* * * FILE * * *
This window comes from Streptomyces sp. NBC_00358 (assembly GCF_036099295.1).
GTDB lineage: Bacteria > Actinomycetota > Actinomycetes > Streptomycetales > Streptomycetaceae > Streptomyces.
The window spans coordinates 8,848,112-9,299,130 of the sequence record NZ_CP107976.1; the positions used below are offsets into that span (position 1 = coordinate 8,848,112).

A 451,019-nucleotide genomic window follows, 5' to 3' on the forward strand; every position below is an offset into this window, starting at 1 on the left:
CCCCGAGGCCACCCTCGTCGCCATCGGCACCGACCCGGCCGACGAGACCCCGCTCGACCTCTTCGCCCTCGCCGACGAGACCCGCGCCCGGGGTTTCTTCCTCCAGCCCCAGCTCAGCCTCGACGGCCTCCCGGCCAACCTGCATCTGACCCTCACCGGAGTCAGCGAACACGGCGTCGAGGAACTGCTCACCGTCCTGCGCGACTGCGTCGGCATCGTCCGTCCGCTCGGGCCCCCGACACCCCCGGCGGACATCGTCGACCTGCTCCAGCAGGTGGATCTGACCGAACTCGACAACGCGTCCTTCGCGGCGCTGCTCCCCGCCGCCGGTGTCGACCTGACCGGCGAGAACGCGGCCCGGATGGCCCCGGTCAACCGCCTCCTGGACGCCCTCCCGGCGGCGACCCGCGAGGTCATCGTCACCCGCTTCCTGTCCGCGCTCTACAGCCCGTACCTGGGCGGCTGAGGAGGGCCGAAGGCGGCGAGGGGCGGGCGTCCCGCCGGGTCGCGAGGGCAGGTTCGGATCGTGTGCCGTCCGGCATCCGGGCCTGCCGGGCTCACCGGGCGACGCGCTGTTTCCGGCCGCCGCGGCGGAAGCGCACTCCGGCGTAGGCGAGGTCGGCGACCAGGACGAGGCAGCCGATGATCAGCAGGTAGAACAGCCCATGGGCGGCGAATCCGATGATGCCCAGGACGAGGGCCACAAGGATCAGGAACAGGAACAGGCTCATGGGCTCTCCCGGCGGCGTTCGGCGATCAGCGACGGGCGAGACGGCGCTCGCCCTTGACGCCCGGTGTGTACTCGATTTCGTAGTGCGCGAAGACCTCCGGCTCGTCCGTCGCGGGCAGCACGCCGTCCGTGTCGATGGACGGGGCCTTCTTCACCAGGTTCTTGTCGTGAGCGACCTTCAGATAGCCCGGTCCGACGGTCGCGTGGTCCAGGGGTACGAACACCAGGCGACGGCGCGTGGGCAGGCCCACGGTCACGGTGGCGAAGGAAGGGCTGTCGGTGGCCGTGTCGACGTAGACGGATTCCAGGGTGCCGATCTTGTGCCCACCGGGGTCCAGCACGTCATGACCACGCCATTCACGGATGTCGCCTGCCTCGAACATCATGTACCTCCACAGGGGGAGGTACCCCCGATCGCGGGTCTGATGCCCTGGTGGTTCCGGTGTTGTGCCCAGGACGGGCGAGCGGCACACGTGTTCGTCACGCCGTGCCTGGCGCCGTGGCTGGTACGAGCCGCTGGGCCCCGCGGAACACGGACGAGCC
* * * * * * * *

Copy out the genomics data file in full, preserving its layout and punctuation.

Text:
This window comes from Streptomyces sp. NBC_00358 (assembly GCF_036099295.1).
GTDB lineage: Bacteria > Actinomycetota > Actinomycetes > Streptomycetales > Streptomycetaceae > Streptomyces.
The window spans coordinates 8,848,112-9,299,130 of the sequence record NZ_CP107976.1; the positions used below are offsets into that span (position 1 = coordinate 8,848,112).

A 451,019-nucleotide genomic window follows, 5' to 3' on the forward strand; every position below is an offset into this window, starting at 1 on the left:
CCCCGAGGCCACCCTCGTCGCCATCGGCACCGACCCGGCCGACGAGACCCCGCTCGACCTCTTCGCCCTCGCCGACGAGACCCGCGCCCGGGGTTTCTTCCTCCAGCCCCAGCTCAGCCTCGACGGCCTCCCGGCCAACCTGCATCTGACCCTCACCGGAGTCAGCGAACACGGCGTCGAGGAACTGCTCACCGTCCTGCGCGACTGCGTCGGCATCGTCCGTCCGCTCGGGCCCCCGACACCCCCGGCGGACATCGTCGACCTGCTCCAGCAGGTGGATCTGACCGAACTCGACAACGCGTCCTTCGCGGCGCTGCTCCCCGCCGCCGGTGTCGACCTGACCGGCGAGAACGCGGCCCGGATGGCCCCGGTCAACCGCCTCCTGGACGCCCTCCCGGCGGCGACCCGCGAGGTCATCGTCACCCGCTTCCTGTCCGCGCTCTACAGCCCGTACCTGGGCGGCTGAGGAGGGCCGAAGGCGGCGAGGGGCGGGCGTCCCGCCGGGTCGCGAGGGCAGGTTCGGATCGTGTGCCGTCCGGCATCCGGGCCTGCCGGGCTCACCGGGCGACGCGCTGTTTCCGGCCGCCGCGGCGGAAGCGCACTCCGGCGTAGGCGAGGTCGGCGACCAGGACGAGGCAGCCGATGATCAGCAGGTAGAACAGCCCATGGGCGGCGAATCCGATGATGCCCAGGACGAGGGCCACAAGGATCAGGAACAGGAACAGGCTCATGGGCTCTCCCGGCGGCGTTCGGCGATCAGCGACGGGCGAGACGGCGCTCGCCCTTGACGCCCGGTGTGTACTCGATTTCGTAGTGCGCGAAGACCTCCGGCTCGTCCGTCGCGGGCAGCACGCCGTCCGTGTCGATGGACGGGGCCTTCTTCACCAGGTTCTTGTCGTGAGCGACCTTCAGATAGCCCGGTCCGACGGTCGCGTGGTCCAGGGGTACGAACACCAGGCGACGGCGCGTGGGCAGGCCCACGGTCACGGTGGCGAAGGAAGGGCTGTCGGTGGCCGTGTCGACGTAGACGGATTCCAGGGTGCCGATCTTGTGCCCACCGGGGTCCAGCACGTCATGACCACGCCATTCACGGATGTCGCCTGCCTCGAACATCATGTACCTCCACAGGGGGAGGTACCCCCGATCGCGGGTCTGATGCCCTGGTGGTTCCGGTGTTGTGCCCAGGACGGGCGAGCGGCACACGTGTTCGTCACGCCGTGCCTGGCGCCGTGGCTGGTACGAGCCGCTGGGCCCCGCGGAACACGGACGAGCC